We’re beginning a rewatch of Stargate SG-1. For those unfamiliar with it, Stargate was a spinoff of a movie starring Kurt Russell and David Spader. It was typical of a Roland Emmerich film in that it had a great premise and then totally collapsed in on itself in the second hour. The series was different though. They took the great premise and ran with it.
Stargate knew it was somewhat cheesy. I think one of the producers said “an important part of each episode is that we have to blow some shit up.” They blew a LOT of shit up. My wife liked to point out that the away team was often walking away from the camera, in fatigues that were tighter than fatigues ever are. The science was not real science but they played it like it was. But the thing they really did right was the characters. TV shows live and die on the strength of characters. If you’re not in love with the people on the show, all the intricate plots and dazzling dialog won’t do you a bit of good. Stargate delivered the goods. And that’s why we watch it.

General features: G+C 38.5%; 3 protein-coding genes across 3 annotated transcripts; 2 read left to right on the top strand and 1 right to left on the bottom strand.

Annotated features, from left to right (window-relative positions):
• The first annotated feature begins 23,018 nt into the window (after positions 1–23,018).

It never took itself too seriously. The line I use in the title was a fantastic line delivered by Richard Dean Anderson in the fifth season. Anderson’s Jack O’Neill was this fascinating mixture of hard core military guy and unleashed smart ass. He spun with ease in this role, dealing out hard decisions and death, yet still finding time to make a Simpson’s reference.
It is the stuff like this that keeps a viewer coming back.
My wife liked to ‘ship O’Neill and Michael Shanks’ Dr. Daniel Jackson. She wasn’t the only one, this show generated slash fiction by metric ton. The show had the smarts to actually throw the shippers a bone now and then, just like Supernatural has been known to do. But I would contend that a majority of the fans weren’t there for that. It was more the character’s interaction, the series’ ability to stretch out long story arcs with very satisfactory endings (Apophis final demise for example), and yeah, blowing shit up.
After season five the quality hit a roller coaster, which is why we only have 1-5 on DVD. Michael Shanks and RDA drifted in and out of the show, Amanda Tapping faded out as well, and Don Davis (Hammond of Texas!) died. Most dramas do tend to fade after five seasons so it’s not like we could have expected more. But here at Ber Manor, we savor those five seasons. And thus our rewatch continues.